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    @phantom42 - He kills other bad guys pretty casually though (like the Joker henchman he grabs with his feet and intentionally flips down the bell tower shaft at 2:50 - 3:00 here, or the ones who were at Axis Chemicals when he set off the bomb in this scene, or this scene from Batman Returns) so it seems unlikely he would have had any particular desire not to kill the Joker.
    – Hypnosifl
    May 30, 2016 at 22:22
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    Movies, sooner or later, demand a suspension of disbelief. This scene requires a triple dose or you'll burn out a few brain cells. That a computer guided targeting system can miss that badly while a ridiculously long barreled pistol can take out a jet fighter with one shot... But you have to admit, it's one hell of a scene
    – Machavity
    May 30, 2016 at 23:04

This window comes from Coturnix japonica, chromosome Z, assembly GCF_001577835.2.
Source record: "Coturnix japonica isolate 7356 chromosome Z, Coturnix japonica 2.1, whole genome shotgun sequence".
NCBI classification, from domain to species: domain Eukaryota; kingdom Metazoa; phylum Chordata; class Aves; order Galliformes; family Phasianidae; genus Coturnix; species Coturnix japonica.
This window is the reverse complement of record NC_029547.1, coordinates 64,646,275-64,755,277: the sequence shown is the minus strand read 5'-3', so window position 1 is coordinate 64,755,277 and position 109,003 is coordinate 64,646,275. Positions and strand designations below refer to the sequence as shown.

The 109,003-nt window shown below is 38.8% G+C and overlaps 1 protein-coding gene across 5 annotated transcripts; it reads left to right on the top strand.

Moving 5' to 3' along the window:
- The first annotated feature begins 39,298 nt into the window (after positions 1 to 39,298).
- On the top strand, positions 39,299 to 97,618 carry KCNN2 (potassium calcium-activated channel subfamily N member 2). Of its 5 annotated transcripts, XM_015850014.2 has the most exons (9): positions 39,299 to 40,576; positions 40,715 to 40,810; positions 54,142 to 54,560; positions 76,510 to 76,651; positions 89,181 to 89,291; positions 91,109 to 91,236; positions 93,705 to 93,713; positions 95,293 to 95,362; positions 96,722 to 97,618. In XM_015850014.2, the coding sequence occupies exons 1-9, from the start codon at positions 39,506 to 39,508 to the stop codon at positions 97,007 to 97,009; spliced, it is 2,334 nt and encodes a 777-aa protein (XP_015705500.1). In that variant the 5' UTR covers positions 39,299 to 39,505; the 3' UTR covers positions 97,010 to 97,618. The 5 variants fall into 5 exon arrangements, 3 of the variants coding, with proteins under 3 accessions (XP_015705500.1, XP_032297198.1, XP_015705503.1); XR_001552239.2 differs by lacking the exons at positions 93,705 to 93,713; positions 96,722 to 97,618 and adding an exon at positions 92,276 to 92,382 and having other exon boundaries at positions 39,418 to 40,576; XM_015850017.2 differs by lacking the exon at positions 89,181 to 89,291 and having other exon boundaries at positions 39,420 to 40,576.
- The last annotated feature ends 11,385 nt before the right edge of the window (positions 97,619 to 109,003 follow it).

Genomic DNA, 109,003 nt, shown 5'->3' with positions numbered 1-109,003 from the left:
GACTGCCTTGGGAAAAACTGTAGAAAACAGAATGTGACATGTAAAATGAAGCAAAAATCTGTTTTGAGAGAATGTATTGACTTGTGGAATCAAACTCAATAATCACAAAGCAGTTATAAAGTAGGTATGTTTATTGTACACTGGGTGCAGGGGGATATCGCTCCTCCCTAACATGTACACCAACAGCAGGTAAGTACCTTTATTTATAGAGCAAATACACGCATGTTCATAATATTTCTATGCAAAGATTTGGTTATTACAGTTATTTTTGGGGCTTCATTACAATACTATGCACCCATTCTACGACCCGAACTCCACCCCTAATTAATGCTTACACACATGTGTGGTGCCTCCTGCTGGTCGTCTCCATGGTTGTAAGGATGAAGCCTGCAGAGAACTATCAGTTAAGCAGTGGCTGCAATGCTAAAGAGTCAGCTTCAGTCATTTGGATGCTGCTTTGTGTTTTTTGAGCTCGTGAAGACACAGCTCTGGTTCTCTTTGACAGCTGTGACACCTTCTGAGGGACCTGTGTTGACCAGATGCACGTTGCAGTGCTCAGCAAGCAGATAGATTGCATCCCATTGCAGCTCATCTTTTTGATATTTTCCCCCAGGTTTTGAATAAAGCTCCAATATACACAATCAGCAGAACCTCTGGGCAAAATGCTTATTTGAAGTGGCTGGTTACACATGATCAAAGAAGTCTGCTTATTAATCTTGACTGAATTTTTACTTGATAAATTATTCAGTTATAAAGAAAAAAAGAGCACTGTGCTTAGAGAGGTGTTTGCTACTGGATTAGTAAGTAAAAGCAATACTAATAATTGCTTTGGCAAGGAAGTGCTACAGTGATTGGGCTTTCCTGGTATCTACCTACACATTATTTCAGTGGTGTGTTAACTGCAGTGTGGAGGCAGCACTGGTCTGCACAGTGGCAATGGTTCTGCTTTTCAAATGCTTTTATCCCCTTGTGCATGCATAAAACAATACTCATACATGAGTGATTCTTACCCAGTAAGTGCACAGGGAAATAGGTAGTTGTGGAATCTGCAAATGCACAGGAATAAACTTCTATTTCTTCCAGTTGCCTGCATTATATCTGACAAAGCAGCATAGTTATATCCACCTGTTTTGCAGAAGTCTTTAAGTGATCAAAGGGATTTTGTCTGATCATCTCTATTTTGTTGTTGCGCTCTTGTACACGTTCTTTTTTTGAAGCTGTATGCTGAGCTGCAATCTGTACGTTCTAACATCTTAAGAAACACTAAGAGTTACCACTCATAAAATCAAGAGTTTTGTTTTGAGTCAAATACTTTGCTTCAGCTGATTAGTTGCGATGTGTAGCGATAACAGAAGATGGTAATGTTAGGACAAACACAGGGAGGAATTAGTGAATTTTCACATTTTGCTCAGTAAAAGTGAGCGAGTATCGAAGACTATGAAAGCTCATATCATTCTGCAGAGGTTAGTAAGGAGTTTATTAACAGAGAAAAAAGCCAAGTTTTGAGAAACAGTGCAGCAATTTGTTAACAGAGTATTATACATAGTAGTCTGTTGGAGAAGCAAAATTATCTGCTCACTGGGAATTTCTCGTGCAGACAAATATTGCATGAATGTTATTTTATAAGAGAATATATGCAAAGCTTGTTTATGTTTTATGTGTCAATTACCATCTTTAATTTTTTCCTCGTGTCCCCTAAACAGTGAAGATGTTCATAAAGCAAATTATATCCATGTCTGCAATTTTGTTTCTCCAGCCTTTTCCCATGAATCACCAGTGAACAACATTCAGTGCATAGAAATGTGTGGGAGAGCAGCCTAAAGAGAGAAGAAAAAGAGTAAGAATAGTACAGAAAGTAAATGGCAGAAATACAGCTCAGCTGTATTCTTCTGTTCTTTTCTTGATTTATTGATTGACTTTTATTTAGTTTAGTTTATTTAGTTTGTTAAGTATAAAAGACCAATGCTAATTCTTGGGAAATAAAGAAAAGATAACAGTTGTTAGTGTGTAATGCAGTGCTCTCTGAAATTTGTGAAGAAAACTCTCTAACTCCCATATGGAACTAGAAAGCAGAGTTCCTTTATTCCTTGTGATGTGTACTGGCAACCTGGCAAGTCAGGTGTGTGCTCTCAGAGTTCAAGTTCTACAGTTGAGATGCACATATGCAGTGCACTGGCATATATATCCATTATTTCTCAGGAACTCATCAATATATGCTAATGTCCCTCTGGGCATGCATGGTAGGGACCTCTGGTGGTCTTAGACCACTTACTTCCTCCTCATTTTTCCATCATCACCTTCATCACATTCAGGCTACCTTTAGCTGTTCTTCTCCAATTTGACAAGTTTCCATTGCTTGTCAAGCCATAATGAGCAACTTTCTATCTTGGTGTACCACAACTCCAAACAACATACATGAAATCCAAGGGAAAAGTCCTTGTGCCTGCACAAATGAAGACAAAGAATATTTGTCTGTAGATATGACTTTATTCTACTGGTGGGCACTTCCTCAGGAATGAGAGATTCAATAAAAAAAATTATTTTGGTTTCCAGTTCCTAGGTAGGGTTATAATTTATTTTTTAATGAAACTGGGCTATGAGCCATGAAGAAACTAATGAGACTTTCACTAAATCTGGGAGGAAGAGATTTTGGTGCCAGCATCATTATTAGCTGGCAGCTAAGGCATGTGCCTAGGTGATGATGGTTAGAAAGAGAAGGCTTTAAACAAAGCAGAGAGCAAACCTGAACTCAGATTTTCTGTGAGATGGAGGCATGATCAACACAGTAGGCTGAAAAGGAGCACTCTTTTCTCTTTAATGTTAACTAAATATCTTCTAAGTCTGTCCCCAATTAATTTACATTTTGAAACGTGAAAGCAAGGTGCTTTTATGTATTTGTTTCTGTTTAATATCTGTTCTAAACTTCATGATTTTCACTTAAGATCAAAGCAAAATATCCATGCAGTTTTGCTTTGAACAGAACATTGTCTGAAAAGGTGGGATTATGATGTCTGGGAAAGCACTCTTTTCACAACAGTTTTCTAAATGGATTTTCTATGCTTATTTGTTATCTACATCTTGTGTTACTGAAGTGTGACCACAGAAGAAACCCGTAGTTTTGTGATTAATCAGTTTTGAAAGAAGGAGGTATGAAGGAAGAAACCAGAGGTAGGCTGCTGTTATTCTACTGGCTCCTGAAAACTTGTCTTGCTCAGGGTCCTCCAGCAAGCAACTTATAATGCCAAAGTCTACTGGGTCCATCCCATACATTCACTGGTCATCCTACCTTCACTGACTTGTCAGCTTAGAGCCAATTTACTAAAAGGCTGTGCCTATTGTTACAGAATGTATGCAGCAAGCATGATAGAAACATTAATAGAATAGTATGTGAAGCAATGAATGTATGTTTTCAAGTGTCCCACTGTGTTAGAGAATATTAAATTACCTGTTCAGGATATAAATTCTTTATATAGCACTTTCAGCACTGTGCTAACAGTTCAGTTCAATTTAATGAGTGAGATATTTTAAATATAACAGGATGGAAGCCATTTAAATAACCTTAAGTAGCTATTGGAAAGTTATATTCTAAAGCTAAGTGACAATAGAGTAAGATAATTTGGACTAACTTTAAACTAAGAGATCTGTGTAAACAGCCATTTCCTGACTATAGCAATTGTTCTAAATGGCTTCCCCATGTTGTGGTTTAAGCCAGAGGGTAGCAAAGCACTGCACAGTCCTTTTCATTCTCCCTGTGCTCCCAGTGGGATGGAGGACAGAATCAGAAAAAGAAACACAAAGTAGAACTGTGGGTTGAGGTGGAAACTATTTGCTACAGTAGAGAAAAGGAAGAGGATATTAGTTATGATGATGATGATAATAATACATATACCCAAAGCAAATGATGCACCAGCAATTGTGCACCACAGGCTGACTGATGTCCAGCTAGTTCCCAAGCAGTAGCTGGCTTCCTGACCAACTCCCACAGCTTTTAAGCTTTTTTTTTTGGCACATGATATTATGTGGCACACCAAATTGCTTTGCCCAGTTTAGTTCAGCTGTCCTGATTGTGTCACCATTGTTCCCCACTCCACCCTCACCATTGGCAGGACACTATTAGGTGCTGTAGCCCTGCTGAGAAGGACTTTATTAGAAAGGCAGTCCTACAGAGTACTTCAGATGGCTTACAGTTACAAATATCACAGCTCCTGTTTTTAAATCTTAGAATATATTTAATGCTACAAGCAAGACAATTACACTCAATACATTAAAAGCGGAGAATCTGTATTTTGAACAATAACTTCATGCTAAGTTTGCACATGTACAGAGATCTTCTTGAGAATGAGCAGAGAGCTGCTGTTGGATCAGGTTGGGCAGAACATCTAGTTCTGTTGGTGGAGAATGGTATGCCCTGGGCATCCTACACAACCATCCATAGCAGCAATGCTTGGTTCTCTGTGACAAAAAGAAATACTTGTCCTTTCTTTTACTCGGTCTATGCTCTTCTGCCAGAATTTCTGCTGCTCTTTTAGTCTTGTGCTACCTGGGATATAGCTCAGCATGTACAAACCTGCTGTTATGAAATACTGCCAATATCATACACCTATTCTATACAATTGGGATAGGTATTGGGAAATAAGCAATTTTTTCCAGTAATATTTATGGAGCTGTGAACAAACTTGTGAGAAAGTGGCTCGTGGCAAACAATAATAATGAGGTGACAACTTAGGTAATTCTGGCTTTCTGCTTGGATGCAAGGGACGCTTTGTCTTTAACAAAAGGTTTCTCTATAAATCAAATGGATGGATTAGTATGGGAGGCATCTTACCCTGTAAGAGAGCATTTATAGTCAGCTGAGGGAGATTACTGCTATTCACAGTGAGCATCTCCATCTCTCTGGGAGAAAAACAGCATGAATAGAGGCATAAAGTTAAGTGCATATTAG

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    Having witnessed aerial gunnery qualifications in the Army, I can say this was pretty accurate (no pun intended). Strafing is an area of effect weapon, not precision. It doesn't work well against a single small target.
    – Paul
    Nov 19, 2016 at 23:01

3 Answers 3


In the film's novelisation, it's made a little clearer that a large amount of the munitions that Batman fired weren't aimed at the Joker at all, they were aimed at the floats and anything else that looked hinky. Only the bullets seem to have been targeted at him, and they were evidently evaded by his erratic dancing:

Bullets, lasers, and missiles screamed down on Broad Avenue, all taking out their assigned targets. Batman wanted to make sure the Joker didn’t have any more surprises hiding in any of his floats or other equipment. So the equipment had to be obliterated.

In the middle of all the destruction, he saw the Joker doing the waltz. Everything had missed him. So far.